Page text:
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    @Tom There will always be people who find this statement somewhat impolite. It's not a rude reply per se, it's just that there are better options. Consider "I'll call you back as soon as possible" or "I'll call you back as soon as I possibly can." Jan 16, 2023 at 7:23
  • @AndrewTobilko The problem is that "as soon as I can" is almost certainly not literally true. What if you're sitting on the toilet? You can talk, you can call the person back immediately. But you're not available for calls right now because you don't particularly like sharing bathroom noises over the phone. It's not rude to say "I'm not available to talk right now." or "I'm not available to talk until at least 5 tonight." Saying "I'll call when I'm available" indicates the same thing.
    – ErikE
    Jan 18, 2023 at 2:12
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Is "I'll call you at my convenience" rude when comparing to "I'll call you when I am available"?

This is difficult to elaborate, but "at my convenience" implies a time where the speaker will not be inconvenienced.

"When I'm available" implies a time where the speaker is able, but may be inconvenienced.

The former implies that the listener is not worthy of the speaker being inconvenienced.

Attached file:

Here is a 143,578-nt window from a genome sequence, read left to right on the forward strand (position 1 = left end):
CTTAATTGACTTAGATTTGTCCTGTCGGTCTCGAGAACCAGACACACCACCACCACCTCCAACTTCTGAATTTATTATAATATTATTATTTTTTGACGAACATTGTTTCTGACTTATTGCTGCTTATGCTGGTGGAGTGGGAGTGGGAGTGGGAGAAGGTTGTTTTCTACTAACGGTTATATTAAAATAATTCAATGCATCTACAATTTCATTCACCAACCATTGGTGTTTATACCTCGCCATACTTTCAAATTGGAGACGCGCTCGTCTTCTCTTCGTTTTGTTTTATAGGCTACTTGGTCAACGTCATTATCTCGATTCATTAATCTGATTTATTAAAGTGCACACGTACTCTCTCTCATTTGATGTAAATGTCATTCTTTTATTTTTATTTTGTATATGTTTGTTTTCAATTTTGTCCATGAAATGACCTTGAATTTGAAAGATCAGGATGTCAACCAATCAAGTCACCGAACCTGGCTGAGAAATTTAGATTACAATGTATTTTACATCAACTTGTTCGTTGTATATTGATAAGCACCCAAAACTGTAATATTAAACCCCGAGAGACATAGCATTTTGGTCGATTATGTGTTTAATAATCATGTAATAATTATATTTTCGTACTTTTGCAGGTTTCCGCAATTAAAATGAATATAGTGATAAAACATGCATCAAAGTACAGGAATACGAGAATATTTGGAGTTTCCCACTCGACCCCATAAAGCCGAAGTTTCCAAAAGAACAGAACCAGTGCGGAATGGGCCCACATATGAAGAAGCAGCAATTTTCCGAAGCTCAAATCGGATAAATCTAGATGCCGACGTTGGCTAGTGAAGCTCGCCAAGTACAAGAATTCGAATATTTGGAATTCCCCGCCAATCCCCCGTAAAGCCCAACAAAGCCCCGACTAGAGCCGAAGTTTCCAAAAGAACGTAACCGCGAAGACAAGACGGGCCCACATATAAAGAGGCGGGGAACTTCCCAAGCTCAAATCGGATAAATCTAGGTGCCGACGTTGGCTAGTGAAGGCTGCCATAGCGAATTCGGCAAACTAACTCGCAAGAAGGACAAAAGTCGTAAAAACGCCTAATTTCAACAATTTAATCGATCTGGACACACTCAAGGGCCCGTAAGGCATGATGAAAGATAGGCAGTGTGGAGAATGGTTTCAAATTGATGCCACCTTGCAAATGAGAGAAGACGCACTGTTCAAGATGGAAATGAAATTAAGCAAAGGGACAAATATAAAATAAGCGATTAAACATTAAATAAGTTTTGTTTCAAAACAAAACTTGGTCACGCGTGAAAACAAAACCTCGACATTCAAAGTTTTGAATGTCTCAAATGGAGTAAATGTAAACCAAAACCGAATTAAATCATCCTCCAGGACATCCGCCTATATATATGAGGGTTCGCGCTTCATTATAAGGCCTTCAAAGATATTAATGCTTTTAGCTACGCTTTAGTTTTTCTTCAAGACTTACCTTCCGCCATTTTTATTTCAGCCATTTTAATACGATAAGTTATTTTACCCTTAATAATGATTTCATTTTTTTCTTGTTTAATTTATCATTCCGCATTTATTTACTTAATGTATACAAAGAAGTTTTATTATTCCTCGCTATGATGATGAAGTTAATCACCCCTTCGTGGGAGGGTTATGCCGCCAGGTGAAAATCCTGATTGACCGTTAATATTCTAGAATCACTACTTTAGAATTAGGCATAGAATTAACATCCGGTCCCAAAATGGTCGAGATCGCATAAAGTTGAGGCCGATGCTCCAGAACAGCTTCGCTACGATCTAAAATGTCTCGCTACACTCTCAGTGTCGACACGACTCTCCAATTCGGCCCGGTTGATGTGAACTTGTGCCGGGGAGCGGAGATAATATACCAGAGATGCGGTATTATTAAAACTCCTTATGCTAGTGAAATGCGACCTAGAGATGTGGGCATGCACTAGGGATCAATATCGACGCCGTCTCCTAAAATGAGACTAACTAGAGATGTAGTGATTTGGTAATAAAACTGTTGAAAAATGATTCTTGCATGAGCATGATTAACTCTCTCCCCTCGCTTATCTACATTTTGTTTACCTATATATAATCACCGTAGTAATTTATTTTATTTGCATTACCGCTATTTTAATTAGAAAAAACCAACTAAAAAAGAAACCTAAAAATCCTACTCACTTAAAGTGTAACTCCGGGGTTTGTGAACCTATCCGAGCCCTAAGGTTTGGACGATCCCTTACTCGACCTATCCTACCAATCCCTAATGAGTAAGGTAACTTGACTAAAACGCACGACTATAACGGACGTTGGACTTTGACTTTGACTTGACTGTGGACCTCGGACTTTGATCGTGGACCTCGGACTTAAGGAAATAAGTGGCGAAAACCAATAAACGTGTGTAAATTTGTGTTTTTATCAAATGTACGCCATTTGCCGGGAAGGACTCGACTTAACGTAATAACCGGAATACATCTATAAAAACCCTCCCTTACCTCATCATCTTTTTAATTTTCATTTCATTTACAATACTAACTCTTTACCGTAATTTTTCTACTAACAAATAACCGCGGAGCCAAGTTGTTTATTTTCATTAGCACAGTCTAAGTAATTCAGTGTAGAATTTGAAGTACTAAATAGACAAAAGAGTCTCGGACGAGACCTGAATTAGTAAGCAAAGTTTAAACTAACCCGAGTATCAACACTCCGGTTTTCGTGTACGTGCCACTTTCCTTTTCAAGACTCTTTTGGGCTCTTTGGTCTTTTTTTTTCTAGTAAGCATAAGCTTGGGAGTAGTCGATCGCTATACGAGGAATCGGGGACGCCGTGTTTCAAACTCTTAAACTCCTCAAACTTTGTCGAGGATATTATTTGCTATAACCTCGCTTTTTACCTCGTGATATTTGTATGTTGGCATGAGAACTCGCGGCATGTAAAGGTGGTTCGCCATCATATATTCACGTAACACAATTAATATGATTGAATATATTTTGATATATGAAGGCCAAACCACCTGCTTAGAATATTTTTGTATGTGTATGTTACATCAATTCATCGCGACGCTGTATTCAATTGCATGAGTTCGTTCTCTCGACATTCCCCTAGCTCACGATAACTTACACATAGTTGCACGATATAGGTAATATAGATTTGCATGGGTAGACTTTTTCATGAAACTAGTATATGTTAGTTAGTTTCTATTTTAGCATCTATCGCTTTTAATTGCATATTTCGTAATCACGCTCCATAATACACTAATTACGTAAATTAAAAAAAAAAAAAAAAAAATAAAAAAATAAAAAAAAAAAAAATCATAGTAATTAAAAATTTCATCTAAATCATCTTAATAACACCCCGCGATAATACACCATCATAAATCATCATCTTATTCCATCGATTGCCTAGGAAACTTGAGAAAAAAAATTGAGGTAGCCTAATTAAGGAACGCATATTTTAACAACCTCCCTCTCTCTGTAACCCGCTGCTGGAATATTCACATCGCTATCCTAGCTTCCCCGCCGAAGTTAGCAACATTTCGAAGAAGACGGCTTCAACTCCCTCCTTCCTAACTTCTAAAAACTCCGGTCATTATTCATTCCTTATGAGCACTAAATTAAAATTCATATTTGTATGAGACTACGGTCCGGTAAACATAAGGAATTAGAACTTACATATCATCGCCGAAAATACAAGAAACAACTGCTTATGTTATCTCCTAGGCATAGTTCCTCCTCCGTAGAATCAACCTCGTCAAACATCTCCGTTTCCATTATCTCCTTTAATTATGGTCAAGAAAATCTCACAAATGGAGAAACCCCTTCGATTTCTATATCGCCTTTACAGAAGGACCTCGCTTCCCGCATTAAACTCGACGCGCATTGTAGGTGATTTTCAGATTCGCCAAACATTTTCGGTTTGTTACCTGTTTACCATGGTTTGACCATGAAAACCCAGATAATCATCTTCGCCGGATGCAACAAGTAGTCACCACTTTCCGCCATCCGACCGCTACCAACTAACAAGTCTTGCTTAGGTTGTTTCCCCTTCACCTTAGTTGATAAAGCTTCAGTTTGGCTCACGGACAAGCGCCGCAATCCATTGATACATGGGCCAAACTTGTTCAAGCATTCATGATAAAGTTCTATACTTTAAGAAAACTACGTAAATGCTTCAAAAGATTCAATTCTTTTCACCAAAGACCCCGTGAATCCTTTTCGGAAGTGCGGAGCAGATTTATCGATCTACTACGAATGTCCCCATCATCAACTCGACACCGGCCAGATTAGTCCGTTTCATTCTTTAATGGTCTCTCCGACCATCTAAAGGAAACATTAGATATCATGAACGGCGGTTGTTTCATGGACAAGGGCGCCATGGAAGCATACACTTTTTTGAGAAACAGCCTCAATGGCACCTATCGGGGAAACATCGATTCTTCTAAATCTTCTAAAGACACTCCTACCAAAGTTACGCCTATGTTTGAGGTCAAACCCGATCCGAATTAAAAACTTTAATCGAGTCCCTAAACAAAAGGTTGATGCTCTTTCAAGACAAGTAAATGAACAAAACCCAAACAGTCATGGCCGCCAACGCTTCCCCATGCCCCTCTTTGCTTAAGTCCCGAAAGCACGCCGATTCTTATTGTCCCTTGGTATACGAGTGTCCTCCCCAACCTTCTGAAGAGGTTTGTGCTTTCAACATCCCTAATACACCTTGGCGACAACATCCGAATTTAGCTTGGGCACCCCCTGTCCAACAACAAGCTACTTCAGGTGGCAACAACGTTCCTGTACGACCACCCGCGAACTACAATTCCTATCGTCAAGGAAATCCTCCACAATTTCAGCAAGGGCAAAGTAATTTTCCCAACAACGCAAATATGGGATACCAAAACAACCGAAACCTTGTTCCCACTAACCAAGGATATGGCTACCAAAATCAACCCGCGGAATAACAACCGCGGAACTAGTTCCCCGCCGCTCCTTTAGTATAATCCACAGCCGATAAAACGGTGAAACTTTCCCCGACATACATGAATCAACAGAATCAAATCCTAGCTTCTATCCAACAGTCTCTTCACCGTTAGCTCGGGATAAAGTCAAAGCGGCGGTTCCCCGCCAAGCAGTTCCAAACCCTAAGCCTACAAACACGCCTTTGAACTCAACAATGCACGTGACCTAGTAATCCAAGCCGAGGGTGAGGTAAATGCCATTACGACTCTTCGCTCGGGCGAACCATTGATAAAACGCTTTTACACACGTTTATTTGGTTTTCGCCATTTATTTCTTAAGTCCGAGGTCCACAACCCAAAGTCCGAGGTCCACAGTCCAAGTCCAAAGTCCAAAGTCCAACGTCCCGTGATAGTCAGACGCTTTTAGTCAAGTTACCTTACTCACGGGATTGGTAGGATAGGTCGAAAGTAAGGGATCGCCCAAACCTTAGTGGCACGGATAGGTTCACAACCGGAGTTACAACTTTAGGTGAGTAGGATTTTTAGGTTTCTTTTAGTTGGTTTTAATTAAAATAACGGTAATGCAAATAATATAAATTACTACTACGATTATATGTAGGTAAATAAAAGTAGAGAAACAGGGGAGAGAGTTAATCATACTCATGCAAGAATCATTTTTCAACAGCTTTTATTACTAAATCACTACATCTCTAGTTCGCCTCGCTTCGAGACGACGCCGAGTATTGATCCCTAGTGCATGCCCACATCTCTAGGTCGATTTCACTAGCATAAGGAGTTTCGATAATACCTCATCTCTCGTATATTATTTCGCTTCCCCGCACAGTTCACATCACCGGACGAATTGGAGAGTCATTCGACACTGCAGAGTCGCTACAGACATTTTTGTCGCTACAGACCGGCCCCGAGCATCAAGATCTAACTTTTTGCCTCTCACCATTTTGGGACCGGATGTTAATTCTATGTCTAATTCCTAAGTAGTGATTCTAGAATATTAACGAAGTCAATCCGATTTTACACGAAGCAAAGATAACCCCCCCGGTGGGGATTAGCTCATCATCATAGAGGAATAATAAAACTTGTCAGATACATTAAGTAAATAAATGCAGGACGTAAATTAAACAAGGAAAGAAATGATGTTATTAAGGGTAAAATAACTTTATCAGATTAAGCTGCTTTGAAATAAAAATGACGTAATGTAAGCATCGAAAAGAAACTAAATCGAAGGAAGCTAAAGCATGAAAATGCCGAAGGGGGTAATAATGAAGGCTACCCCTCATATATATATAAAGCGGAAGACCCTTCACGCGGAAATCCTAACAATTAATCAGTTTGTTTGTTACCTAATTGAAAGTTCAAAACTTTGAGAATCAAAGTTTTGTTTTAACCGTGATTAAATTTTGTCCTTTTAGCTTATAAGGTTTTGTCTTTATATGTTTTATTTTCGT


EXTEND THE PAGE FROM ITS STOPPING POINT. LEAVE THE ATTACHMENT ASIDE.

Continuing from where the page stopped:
An example, a friend calls you, and needs to have a chat about something important, but you are on another call.

"At my convenience" would mean "When I finish this current call, and maybe I'll have dinner, and watch that TV show that I've been wanting to see. If I have a free moment before I am sleepy, maybe I'll call, otherwise I'll call tomorrow, if I am free then. You are not important enough for me to change my plans."

"When I'm available" would mean "I really have to finish this call, I can't be on two calls at once. I am hungry, but that can wait a few minutes. I'll call you after this."

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    Note that while "...when I'm available" is less rude than "... at my convenience", that doesn't mean it's not rude.
    – Martha
    Jan 16, 2023 at 17:23
  • @Martha Under what circumstances is "when I'm available" rude? Jan 17, 2023 at 0:06
  • Always - it's explicitly saying that I'm placing my desires above yours. But like I commented on one of the other answers, "...when I'm available" is just a really weird thing to say.
    – Martha
    Jan 17, 2023 at 17:32
  • @Martha Again, I have to disagree. "when I'm available" means I'm not available now. It's a simple statement of "I'm not available to talk right now. When I am, I'll call you." It leaves the reason unstated, sure, but that is not necessary.
    – ErikE
    Jan 18, 2023 at 2:10
  • "Available" means "able to avail". Stating you will do something when you able to is not rude. Lack of timeframe could be rude in some circumstances, but it itself, "when I'm available" is not rude. Jan 18, 2023 at 2:39